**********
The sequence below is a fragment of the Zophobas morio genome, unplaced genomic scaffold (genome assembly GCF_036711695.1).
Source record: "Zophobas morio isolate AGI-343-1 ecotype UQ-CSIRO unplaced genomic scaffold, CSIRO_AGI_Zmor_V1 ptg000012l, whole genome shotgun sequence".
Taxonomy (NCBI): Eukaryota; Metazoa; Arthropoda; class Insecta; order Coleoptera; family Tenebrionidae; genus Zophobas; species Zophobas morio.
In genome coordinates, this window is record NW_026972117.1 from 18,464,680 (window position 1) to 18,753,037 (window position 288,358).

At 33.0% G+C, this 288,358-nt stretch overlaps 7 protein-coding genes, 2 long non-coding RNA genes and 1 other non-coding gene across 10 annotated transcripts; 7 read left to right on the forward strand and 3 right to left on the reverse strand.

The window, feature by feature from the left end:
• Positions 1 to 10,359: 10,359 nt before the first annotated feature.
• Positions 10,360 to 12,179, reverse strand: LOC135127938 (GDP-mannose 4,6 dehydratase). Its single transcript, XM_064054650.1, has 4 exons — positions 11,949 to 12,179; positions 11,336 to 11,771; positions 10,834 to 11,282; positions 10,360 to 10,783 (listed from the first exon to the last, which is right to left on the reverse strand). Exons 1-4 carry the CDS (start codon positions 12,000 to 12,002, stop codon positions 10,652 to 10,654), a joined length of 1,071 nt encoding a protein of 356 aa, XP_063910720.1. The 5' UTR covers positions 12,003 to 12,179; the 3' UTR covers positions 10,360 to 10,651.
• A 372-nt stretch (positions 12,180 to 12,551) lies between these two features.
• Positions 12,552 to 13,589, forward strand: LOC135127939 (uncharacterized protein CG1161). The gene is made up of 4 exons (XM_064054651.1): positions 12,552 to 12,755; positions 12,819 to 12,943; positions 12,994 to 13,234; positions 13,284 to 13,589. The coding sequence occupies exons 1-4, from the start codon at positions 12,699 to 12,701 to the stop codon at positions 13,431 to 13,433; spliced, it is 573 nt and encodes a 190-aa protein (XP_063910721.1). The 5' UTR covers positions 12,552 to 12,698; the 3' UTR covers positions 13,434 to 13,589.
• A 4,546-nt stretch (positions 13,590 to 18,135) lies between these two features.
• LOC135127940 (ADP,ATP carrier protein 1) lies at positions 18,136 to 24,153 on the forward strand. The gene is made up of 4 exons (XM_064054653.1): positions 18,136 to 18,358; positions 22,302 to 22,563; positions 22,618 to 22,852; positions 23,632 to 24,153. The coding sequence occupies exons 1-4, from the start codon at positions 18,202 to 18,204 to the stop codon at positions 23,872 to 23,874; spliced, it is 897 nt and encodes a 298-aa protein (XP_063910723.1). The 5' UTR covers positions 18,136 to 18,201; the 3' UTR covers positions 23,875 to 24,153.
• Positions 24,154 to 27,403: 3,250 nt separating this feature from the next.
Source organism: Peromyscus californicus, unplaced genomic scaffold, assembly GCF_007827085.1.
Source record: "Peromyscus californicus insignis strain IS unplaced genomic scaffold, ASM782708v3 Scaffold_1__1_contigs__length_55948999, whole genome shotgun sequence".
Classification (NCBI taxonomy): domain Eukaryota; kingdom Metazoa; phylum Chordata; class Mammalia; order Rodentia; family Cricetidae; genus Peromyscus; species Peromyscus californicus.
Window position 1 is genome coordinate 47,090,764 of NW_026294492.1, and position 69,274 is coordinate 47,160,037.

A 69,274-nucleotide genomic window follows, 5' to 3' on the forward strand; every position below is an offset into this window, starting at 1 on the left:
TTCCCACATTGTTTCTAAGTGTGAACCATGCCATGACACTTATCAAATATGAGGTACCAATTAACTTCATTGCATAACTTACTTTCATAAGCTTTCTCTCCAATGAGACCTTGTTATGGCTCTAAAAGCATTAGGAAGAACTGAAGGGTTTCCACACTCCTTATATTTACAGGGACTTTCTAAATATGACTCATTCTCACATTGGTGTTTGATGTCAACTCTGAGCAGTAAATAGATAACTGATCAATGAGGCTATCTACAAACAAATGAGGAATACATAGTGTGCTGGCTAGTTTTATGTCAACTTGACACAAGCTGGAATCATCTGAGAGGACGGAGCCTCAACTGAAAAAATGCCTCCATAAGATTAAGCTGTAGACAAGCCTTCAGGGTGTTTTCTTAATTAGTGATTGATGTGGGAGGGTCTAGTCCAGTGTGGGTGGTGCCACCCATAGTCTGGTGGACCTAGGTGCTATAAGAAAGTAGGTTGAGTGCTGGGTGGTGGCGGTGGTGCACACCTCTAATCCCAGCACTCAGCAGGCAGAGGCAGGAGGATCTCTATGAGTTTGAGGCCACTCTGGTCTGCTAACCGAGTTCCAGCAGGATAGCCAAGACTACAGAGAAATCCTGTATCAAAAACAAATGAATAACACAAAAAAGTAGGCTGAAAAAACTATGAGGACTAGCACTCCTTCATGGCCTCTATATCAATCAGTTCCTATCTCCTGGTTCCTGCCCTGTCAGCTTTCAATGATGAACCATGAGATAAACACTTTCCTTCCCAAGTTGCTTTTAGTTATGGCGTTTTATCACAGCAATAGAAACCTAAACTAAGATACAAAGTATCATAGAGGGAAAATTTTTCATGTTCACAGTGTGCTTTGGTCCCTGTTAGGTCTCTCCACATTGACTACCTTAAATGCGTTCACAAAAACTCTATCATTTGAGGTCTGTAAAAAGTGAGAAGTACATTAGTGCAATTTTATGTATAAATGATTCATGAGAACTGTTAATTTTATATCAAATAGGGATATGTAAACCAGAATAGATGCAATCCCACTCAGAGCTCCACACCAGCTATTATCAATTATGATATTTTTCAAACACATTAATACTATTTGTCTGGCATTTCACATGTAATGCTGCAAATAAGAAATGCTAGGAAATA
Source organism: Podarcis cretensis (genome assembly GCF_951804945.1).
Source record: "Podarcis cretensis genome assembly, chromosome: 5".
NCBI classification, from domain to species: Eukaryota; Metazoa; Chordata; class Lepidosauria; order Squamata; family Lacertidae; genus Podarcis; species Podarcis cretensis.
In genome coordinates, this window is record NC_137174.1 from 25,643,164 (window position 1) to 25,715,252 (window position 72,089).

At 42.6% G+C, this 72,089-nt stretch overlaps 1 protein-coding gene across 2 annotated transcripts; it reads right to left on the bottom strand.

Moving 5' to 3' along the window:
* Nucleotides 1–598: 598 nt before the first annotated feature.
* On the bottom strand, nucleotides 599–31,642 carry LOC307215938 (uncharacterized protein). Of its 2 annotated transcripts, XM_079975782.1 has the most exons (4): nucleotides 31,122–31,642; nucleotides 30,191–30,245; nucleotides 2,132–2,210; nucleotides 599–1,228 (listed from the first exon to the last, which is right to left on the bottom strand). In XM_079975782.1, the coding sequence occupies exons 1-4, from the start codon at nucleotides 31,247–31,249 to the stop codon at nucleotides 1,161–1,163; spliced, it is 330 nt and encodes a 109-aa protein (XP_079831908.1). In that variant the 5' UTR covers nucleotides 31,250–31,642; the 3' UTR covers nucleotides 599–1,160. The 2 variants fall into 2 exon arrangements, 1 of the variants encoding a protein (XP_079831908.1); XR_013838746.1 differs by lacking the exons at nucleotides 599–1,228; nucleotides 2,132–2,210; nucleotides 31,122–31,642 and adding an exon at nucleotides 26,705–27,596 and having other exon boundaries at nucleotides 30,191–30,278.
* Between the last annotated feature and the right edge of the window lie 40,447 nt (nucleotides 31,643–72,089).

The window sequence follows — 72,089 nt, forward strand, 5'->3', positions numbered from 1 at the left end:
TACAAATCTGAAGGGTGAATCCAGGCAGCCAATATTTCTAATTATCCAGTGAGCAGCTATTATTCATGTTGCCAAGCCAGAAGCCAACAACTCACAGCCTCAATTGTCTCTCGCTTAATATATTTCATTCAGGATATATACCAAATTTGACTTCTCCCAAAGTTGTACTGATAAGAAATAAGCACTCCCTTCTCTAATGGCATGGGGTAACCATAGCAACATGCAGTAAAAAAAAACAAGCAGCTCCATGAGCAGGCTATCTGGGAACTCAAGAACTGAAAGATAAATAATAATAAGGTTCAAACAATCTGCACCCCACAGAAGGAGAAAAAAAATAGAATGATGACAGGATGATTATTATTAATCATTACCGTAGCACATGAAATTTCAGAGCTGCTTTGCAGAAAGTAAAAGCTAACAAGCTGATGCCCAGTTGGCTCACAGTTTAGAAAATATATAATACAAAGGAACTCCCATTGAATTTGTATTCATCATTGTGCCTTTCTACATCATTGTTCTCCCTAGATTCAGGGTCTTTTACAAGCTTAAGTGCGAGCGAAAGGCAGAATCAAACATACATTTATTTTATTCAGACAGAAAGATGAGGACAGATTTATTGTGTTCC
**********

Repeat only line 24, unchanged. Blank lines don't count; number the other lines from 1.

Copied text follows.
At 42.6% G+C, this 72,089-nt stretch overlaps 1 protein-coding gene across 2 annotated transcripts; it reads right to left on the bottom strand.